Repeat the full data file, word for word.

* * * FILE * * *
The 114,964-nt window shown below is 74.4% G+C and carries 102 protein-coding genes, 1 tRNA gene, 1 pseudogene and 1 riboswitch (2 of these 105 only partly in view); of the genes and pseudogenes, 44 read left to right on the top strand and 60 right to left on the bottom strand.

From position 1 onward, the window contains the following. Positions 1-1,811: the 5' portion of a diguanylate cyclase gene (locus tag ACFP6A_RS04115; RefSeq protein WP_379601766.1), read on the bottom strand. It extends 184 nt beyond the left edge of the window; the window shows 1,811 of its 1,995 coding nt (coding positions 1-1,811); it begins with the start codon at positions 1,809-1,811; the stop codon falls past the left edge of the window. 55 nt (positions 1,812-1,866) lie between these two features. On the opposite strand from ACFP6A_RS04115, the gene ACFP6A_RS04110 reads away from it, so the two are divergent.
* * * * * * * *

The 114,964-nt window shown below is 74.4% G+C and carries 102 protein-coding genes, 1 tRNA gene, 1 pseudogene and 1 riboswitch (2 of these 105 only partly in view); of the genes and pseudogenes, 44 read left to right on the top strand and 60 right to left on the bottom strand.

From position 1 onward, the window contains the following. Positions 1-1,811: the 5' portion of a diguanylate cyclase gene (locus tag ACFP6A_RS04115; RefSeq protein WP_379601766.1), read on the bottom strand. It extends 184 nt beyond the left edge of the window; the window shows 1,811 of its 1,995 coding nt (coding positions 1-1,811); it begins with the start codon at positions 1,809-1,811; the stop codon falls past the left edge of the window. 55 nt (positions 1,812-1,866) lie between these two features. On the opposite strand from ACFP6A_RS04115, the gene ACFP6A_RS04110 reads away from it, so the two are divergent.